2. Vector Add
Open the notebook in Colab

In this section, we will optimize the vector add defined in Section 1.2 on GPUs. As we have seen in Section 1, the overall architecture of GPUs is not significantly different from CPUs, but GPUs often have more cores and wider SIMD units. If you are new to GPU programming, we recommend you to first read how we optimized the vector add on CPUs in Section 3 for more contexts.

%matplotlib inline
import tvm
from tvm import te
import numpy as np
import d2ltvm
import mxnet as mx
import timeit

Since NumPy only runs on CPUs, we use MXNet as our baseline. The following code block plots the performance baseline as a function of vector length.

sizes = 2**np.arange(10, 30, 3)

mx_add = lambda n: timeit.Timer(
    setup='import mxnet as mx\n'
    'import d2ltvm\n'
    'mx_arr = lambda x: mx.nd.array(x, ctx=mx.gpu())\n'
    'a, b, c = d2ltvm.get_abc(%d, mx_arr)' % n,
    stmt='mx.nd.elemwise_add(a, b, out=c); c.wait_to_read()')

exe_times = [d2ltvm.bench_workload(mx_add(n).timeit) for n in sizes]
mx_gflops = sizes / 1e9 / np.array(exe_times)
d2ltvm.plot_gflops(sizes, [mx_gflops], ['mxnet'])

2.1. CUDA Programming

CUDA is a programming interface proposed by Nvidia for high-performance parallel programming on GPUs. TVM provides an abstraction level above CUDA so that we don’t bother to know the details about CUDA programming. We still, however, need to understand several concepts that are specific to CUDA.

The first one is CUDA kernel, or simply kernel. A kernel is a small program or a function. In TVM, it’s often the Lambda expression to compute elements of the output tensor, e.g. lambda i: A[i] + B[i] in vector add.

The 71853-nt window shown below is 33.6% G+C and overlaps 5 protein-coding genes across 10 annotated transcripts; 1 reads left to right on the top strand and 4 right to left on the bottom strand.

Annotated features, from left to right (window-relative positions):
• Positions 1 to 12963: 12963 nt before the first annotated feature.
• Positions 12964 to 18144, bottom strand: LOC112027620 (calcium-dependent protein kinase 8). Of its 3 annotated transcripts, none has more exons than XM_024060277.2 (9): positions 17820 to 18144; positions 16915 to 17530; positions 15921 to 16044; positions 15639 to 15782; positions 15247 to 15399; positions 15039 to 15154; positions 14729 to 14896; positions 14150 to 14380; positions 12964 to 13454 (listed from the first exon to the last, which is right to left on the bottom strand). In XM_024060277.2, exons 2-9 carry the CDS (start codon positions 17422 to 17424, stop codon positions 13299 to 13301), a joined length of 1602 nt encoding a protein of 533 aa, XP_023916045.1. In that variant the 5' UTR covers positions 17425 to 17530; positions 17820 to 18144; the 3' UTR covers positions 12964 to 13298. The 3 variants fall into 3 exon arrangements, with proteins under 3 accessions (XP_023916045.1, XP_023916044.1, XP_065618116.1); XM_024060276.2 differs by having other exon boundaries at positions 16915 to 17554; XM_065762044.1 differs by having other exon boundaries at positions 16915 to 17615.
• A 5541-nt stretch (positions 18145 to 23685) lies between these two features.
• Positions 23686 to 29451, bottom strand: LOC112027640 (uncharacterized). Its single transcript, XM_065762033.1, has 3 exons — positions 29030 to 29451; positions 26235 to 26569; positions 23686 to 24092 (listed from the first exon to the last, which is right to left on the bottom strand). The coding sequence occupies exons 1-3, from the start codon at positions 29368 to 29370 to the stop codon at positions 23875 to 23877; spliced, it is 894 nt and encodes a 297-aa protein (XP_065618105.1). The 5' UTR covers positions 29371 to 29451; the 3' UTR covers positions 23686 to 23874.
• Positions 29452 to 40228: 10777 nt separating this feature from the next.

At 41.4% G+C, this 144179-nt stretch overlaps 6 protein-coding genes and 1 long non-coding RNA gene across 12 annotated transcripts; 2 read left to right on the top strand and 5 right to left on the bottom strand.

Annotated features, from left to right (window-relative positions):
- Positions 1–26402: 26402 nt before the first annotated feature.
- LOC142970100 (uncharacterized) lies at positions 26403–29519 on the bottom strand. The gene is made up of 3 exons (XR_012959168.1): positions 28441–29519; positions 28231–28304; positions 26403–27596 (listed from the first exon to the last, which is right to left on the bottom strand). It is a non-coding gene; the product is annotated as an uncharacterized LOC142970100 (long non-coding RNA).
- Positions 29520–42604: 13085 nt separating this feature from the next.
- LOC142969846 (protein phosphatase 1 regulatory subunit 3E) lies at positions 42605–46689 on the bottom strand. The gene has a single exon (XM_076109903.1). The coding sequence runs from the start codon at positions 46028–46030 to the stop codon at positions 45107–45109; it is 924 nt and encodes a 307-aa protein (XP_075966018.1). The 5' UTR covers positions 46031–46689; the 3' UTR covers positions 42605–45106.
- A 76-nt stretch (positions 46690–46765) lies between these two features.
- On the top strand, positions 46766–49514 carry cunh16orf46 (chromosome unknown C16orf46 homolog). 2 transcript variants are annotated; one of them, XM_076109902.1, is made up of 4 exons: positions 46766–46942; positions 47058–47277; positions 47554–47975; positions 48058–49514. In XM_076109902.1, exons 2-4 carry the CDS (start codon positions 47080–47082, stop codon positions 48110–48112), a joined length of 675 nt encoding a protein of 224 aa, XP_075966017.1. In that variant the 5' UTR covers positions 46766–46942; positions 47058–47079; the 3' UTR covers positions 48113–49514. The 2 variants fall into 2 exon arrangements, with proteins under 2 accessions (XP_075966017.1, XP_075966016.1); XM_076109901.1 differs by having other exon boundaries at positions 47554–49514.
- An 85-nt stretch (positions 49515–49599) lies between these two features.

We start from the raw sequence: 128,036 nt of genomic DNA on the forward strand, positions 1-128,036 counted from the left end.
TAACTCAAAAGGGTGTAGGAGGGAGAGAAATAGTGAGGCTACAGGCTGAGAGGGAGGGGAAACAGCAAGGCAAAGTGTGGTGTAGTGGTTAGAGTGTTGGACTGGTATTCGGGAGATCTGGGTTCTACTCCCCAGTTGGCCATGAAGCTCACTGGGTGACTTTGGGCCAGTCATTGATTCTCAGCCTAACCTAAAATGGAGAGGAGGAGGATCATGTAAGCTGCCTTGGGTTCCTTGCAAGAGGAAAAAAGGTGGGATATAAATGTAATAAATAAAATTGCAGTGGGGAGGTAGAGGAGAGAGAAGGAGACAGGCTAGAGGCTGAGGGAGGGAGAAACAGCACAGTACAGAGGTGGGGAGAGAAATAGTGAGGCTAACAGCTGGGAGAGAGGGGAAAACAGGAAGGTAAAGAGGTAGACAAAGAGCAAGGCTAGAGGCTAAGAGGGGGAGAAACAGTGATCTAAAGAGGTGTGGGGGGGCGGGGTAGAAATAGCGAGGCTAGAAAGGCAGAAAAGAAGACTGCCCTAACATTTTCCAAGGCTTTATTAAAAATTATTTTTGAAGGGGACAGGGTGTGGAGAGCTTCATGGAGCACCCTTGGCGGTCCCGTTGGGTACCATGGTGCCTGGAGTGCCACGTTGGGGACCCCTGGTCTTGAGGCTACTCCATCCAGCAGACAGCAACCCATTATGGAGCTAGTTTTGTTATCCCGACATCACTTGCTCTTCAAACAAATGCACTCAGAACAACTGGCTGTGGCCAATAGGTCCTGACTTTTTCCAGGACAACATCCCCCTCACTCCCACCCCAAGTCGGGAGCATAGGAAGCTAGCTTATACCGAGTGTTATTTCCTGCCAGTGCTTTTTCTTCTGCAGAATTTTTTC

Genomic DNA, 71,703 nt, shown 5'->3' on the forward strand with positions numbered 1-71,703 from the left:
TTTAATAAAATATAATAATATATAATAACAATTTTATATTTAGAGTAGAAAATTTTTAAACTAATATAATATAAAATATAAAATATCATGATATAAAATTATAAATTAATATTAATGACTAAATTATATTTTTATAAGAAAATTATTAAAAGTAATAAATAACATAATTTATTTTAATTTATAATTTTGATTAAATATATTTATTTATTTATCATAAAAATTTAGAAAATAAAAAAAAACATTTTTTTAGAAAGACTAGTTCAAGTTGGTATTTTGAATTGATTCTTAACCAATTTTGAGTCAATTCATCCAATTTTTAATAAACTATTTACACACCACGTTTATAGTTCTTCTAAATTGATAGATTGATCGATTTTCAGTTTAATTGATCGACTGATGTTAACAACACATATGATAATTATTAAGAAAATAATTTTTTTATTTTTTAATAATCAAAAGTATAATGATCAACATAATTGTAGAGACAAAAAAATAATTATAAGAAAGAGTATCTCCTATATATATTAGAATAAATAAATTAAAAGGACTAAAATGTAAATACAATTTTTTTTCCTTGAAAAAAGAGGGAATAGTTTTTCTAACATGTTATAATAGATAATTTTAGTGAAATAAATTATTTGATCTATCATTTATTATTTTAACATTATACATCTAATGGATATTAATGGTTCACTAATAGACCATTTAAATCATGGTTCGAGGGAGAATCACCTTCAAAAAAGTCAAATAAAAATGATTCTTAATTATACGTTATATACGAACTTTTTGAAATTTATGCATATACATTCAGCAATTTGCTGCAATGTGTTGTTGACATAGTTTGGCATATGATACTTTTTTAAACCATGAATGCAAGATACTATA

The second one is CUDA thread, or simply thread. A thread is an abstracted entity that represents the execution of a kernel. Note that it’s a programming abstract, not the aforementioned logic or hardware thread which actually runs. So if the vector length is 1 million, we will have 1 million threads, but apparently we cannot run all of them simultaneously.

All these threads are grouped into blocks. If the block size is 100, 1 million threads would be partitioned into 10,000 thread blocks. The maximal number of threads in a block is 512 before CUDA 10, and 1024 after. Each thread has a unique ID. In the 1-D indexing case, the i-th block is indexed by blockIdx.x. The number of threads in each block is blockDim.x and the i-th thread within a block is indexed by threadIdx.x. Therefore, the overall index of a thread can be calculated as

(2.1.1)\[i = \text{blockIdx.x} \times \text{blockDim.x} + \text{threadIdx.x}\]

It can be extended to 2-D and 3-D indexing schemes for both block and thread, where we just simply add .y and .z fields accordingly. Note that x is the innermost dimension while z is the outermost, and block is outer than thread. Multi-dimensional blocks make a grid (gridDim.x describes the number of blocks along the x axis), just as multi-dimensional threads make a block. So the overall index of a thread in 1-D block and 3-D thread case can be calculated as

(2.1.2)\[\begin{split}i = & \text{blockIdx.x} \times \text{blockDim.x} \times \text{blockDim.y} \times \text{blockDim.z} \\ &+ \text{threadIdx.z} \times \text{blockDim.x} \times \text{blockDim.y} \\ &+ \text{threadIdx.y} \times \text{blockDim.x} \\ &+ \text{threadIdx.x}\end{split}\]

During execution, all threads in a single block will be executed in the same core, or streaming multiprocessor (SM). We could assume that they will be executed simultaneously so we can synchronize these threads in the middle of a kernel. Different blocks may run on different cores.